Democrat Joe Biden has attacked Mr Trump’s refusal to concede defeat, calling attacks on the election and election officials “simply unconscionable” and attempts to overturn the result an “abuse of power”.
The comments come as Mr Biden won the state-by-state Electoral College vote that formally determines who is the next US president.
The victory has all but ended President Donald Trump’s floundering campaign to overturn his loss of the US presidential election last month.
California – the most populous state – delivered its 55 electoral votes to Mr Biden on Monday afternoon, officially taking him over the 270 votes needed to secure the White House.
When all of the states finish voting, Mr Biden is expected to lead Mr Trump 306-232.
Addressing the nation from his long-time home of Wilmington, Delaware, Mr Biden said: “If anyone didn’t know it before, we know it now. What beats deep in the hearts of the American people is this: Democracy.
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“The right to be heard. To have your vote counted. To choose the leaders of this nation. To govern ourselves.”
Mr Biden said politicians in the US “don’t take power – the people grant it to them”, adding: “Nothing, not even a pandemic – or an abuse of power – can extinguish that flame.”
He also renewed his campaign promise to be a president for all Americans, whether they voted for him or not, and said the country has hard work ahead on coronavirus and the economy.
Image: Donald Trump’s fate was arguably sealed a long time ago
Hours after Mr Biden was confirmed as the winner in the US presidential race, Russian leader Vladimir Putin offered his congratulations to the former vice president.
Mr Putin had been notably quiet in the weeks following the election, but in a statement, the Kremlin said on Tuesday: “Putin wished the president-elect every success and expressed confidence that Russia and the United States, which have a special responsibility for global security and stability, could, despite their differences, really help to solve the many problems and challenges facing the world.”
It comes as Mr Trump announced that attorney general William Barr would be stepping down from his role.
He is resigning amid lingering tension with the president over Mr Trump’s claims of election fraud and the investigation into Mr Biden’s son, Hunter.
“As per letter, Bill will be leaving just before Christmas to spend the holidays with his family,” Mr Trump tweeted.
Just had a very nice meeting with Attorney General Bill Barr at the White House. Our relationship has been a very good one, he has done an outstanding job! As per letter, Bill will be leaving just before Christmas to spend the holidays with his family…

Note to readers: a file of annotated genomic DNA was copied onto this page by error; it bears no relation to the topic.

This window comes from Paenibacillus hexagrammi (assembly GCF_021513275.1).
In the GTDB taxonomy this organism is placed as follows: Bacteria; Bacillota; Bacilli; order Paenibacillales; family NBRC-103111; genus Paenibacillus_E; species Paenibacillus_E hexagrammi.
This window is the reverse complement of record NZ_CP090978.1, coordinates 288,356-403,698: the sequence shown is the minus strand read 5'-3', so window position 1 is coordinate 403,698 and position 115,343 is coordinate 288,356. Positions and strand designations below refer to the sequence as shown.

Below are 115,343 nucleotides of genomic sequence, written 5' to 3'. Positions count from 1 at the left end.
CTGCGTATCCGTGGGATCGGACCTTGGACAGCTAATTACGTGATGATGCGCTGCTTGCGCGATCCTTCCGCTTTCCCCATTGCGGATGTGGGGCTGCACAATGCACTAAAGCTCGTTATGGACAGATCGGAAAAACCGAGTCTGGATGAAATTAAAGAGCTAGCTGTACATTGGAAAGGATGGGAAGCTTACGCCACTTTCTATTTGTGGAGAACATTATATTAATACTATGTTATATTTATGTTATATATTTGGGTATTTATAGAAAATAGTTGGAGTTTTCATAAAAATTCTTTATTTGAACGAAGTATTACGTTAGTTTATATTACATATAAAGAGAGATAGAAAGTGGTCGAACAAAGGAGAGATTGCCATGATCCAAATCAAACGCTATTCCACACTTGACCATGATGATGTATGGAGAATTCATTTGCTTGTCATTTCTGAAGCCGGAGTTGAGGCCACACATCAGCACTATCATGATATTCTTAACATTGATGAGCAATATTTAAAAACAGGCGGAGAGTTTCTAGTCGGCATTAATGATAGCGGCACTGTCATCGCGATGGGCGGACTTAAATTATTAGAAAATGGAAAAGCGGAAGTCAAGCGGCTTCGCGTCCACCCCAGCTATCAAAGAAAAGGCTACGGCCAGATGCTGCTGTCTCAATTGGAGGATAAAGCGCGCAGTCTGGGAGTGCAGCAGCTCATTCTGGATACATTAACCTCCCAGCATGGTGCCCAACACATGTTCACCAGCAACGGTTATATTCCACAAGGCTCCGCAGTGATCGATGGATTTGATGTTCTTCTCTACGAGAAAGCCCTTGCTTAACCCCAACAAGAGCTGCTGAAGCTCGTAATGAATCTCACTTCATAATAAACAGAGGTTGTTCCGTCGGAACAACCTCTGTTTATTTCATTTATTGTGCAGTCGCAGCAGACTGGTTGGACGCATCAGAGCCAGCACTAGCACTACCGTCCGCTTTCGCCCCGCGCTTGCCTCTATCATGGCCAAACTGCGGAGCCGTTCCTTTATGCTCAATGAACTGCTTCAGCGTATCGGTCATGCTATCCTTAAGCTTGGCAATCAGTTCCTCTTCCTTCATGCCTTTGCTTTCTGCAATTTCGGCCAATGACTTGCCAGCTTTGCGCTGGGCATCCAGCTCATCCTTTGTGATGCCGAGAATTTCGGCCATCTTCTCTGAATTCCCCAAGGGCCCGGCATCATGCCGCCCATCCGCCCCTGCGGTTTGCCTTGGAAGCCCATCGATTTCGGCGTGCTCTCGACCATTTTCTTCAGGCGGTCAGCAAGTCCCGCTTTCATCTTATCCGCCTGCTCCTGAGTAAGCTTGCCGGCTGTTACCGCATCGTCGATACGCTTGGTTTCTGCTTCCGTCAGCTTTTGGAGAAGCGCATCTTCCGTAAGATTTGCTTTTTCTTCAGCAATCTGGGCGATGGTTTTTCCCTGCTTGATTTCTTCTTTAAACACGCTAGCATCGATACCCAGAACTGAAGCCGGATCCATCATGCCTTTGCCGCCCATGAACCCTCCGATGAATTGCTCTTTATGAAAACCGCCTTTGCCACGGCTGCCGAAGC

— Donald J. Trump (@realDonaldTrump) December 14, 2020
We’ve seen a lot of end of the road moments for Mr Trump, but today is one of the biggest.
After multiple failed legal challenges to overturn the election, it was time for 538 electors to meet in their respective states to cast their votes for the president and vice president.
Image: Joe Biden addresses the nation from Wilmington, Delaware
States have been certifying their results in what has been a kind of rubber-stamping exercise, albeit pivotal in cementing victory.
It usually passes without much fanfare or comment. It is typically a dry, procedural affair, but Mr Trump’s refusal to accept Mr Biden as the winner injected some jeopardy into the occasion.
In Michigan, the state capitol was closed to the public because of perceived “credible threats of violence”, an official said.
In Arizona, electors had to cast their votes in a secret location due to threats.
The president may have succeeded in sowing doubt about the electoral process among a proportion of his followers, but the electors in the key swing states he’s been trying so hard to win back, re-confirmed his defeat.
Mr Biden not only won the 2020 election, but decisively – getting back the all-important Rust Belt, but he also upset decades of Republican dominance in Arizona and Georgia.
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Stacey Abrams, an elector critical in driving the vote for Mr Biden in Georgia, reminded the country of the challenge ahead. America, she said, is still grappling with “who we intend to be as a nation”.
In previous years, so-called faithless electors, who stray from the popular vote, have been factor in the electoral college vote. It is rare, but this year, there has been hardly any talk of people switching from Mr Biden to Mr Trump in any meaningful way to change the outcome.
Mr Trump’s fate was arguably sealed a long time ago. But on Friday came a critical blow. The Supreme Court, filled with three Conservative justices he picked, rejected his eleventh hour bid to overturn the election based on a Texas lawsuit.
He tried to remove electors in some states ahead of today’s vote but the highest court in the land refused to support that effort.
Image: Members of Wisconsin’s electoral college cast their votes
The next big moment for the electoral process is 6 January, when Congress gathers to count the electoral votes. At that point the winner will be announced by Mike Pence, who presides over the Senate as vice president.
Mr Biden will take office at the inauguration on 20 January. It seems unlikely that we will see any big concession from Mr Trump between now and then. He is already dangling the prospect of announcing a 2024 bid, on the same day.
Source : Sky News